“Oh, man! You’re always taking my breath away like that, jeez!”   —Heather 

“Absolutely GORGEOUS! Your photo of the back of the day lily is particularly interesting. Have a wonderful weekend.”  — G G

“The begonia shot is: Beautiful! Astonishing! Unbelievable! Gorgeous! Breathtaking! Damn, that’s a purdy pitcher! Please put me on your e-mail announcement list for every workshop. I won’t be able to attend, but I’ll be there in spirit if I know when and where (I’ll need the schedules so I’ll know when and where to send my spirit).”  — Dad

I replied to Heather that I would soon be posting a rather long “pink collage” that could potentially crash her system. She replied, “bring it on!” So that’s the skinny and here we are.

Okay, the color pink wins by a long shot (so far) in the number of times it shows up in my garden photo archives. I thought orange was prevalent, but I was so, so wrong. I can only imagine how many times purple will show up—I tend to gravitate toward that color in my garden, even though I wouldn’t dare actually wear that color. Actually wearing that color or any shade of burgundy makes my skin itch. But that’s a whole ‘nuther topic. We artists are very sensitive to color, you know. 

Well…now that I have revealed this little-known (and useless) fact about me, I should also tell you that I will not drive a burgundy car—and my anxiety doubles if the interior is burgundy, too. I discovered this about myself about 20+ years ago. So just guess what color car I am inevitably assigned when I rent a car. Yep. Burgundy. Or red (which I don’t have as much an aversion to after driving a sporty little Jeep in California two years ago…red = acceptable…burgundy = don’t go there). It doesn’t matter if every car left on the lot is white. The rental agent will start walking, keys in hand, directly to the only burgundy car in the place. I kid you not. Ask my cousin Bill. (He recently confessed that he now asks for “anything but burgundy” and “no rental plates, please”—the second request came about after I read something about never-do-wells stealing from rental cars because they know they’re driven by tourists with some good loot in tow.) And if someone traveling with me is renting the car, they usually don’t care what color it is, but I always comment, ” betcha it’s going to be burgundy, mark my words.” Then the rental agent will lead us to only burgundy car in a sea of other colors. I kid you not. I’m jinxed. So now when I rent a car, I request “anything but burgundy, please.” This request is met with raised eyebrows more often than not. And I feel compelled to explain, “I’m an artist. I’m sensitive. No burgundy, please.” On one trip to San Diego, Michael went to rent the car while my friend Norma and I waited in the parking lot. It was late in the day and we said if burgundy is the only one available, then we’ll take it (but we won’t be happy about it). I said, “I just know it’s going to be burgundy.” Michael got the keys and met us across the parking lot and was laughing uncontrollably. But wait! Under the vapor lights…it could be…it just might be brown…yeah, it’s brown. We got out of the parking lot and saw the real color…yep, you guessed it. It was burgundy. Once again.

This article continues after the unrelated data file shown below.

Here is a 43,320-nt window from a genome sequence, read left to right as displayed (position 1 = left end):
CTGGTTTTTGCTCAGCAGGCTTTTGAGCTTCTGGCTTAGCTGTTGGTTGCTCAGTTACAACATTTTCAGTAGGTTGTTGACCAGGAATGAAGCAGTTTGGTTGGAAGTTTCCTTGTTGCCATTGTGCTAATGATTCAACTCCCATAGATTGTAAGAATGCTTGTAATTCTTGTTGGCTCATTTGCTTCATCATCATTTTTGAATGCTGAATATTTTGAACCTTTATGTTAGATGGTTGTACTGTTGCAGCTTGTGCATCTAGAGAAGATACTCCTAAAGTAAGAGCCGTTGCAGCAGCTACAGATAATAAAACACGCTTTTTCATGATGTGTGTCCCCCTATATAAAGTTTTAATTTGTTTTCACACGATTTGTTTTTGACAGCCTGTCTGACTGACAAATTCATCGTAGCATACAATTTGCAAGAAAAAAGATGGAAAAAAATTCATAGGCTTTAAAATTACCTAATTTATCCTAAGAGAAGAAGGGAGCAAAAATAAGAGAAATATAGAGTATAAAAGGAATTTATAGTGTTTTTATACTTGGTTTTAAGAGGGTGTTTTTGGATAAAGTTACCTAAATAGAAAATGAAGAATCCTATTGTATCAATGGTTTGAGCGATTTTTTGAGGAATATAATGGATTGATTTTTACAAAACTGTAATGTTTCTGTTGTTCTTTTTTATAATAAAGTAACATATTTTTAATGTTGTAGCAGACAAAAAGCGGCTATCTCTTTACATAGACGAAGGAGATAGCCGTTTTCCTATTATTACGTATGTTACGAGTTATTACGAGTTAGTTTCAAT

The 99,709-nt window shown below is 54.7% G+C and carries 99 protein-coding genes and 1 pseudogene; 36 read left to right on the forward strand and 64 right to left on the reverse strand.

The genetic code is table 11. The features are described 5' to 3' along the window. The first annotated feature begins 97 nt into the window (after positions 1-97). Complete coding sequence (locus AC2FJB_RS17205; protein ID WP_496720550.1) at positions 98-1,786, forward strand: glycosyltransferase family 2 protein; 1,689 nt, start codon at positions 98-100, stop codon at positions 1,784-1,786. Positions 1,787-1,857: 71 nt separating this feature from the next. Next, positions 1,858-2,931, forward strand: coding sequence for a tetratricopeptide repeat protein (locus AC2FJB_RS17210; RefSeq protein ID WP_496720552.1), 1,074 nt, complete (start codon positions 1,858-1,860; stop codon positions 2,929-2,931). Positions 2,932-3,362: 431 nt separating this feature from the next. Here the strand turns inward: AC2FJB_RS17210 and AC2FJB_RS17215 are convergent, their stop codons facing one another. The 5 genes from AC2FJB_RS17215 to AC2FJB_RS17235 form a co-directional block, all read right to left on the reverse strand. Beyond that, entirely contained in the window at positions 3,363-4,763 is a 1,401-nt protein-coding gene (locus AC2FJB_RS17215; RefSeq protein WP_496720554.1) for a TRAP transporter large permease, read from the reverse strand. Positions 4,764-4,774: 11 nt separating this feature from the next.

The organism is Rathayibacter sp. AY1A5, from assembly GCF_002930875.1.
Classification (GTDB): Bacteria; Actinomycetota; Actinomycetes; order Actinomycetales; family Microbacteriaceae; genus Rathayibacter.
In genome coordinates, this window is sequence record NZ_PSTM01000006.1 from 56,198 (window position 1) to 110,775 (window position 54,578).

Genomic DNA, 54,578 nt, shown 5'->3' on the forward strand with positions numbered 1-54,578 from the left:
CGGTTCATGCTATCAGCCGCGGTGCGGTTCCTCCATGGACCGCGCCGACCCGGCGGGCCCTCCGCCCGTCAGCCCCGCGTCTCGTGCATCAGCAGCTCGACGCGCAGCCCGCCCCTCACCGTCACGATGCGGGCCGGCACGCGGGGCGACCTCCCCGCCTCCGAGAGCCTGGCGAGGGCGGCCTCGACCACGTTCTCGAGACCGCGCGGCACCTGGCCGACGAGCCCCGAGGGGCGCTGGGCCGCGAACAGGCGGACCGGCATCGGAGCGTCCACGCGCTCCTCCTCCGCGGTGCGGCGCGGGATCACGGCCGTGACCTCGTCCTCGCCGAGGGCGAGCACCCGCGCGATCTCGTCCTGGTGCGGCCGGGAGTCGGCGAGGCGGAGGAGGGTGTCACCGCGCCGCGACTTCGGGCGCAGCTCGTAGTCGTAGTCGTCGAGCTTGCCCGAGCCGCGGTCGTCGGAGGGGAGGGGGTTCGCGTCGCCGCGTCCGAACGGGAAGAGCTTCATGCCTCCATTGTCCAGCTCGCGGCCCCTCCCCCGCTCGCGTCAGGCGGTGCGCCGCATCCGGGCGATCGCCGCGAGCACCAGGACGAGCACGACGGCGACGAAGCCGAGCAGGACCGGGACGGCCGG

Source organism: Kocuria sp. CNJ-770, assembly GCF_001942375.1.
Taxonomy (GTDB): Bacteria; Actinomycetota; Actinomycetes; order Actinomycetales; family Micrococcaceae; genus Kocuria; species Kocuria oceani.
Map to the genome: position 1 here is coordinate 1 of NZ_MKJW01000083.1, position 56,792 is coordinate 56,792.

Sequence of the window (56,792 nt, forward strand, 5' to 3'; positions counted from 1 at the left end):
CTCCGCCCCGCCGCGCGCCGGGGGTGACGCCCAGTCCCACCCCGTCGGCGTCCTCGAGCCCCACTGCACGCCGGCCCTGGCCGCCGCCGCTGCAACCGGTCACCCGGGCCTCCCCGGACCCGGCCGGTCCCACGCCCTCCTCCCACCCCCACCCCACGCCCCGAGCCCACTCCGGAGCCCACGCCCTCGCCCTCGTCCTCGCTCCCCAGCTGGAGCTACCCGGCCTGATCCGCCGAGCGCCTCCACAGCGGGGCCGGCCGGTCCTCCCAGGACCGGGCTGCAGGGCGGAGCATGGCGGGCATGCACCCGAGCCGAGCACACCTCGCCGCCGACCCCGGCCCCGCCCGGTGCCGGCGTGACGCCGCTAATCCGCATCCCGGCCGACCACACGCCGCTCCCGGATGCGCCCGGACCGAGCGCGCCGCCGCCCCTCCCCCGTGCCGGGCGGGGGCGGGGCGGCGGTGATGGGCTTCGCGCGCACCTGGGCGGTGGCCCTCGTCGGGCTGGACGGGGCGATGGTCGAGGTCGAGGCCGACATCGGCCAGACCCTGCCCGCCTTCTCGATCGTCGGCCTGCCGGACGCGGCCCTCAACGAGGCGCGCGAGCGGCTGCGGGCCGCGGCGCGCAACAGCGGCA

Now I must admit I don’t mind using it in my graphic design pieces. Burgundy has always been a nice corporate-y business color. And I don’t mind if other people wish to wear burgundy or drive a burgundy car. Just don’t ask me to ride with you. Especially if you’re wearing burgundy in your burgundy car with your burgundy seats. I will then offer to pick you up in my passive silver car with its quiet, unassaultive gray interior. I will not apologize for this particular peeve of mine. It is what it is.

Now back to pink. There is an off chance that I actually have something pink in my closet to wear. If not, I should. I do believe all women look good in pink (in particular shades depending on their skin tone and hair color), even if they don’t think so. I speak from experience as a portrait photographer. It’s a very flattering shade on women. And sometimes on men, too. There’s something youthful and joyful about the color pink, especially in the garden. And I love all the pinks in my garden—from pastel pink to just-look-at-me! magenta.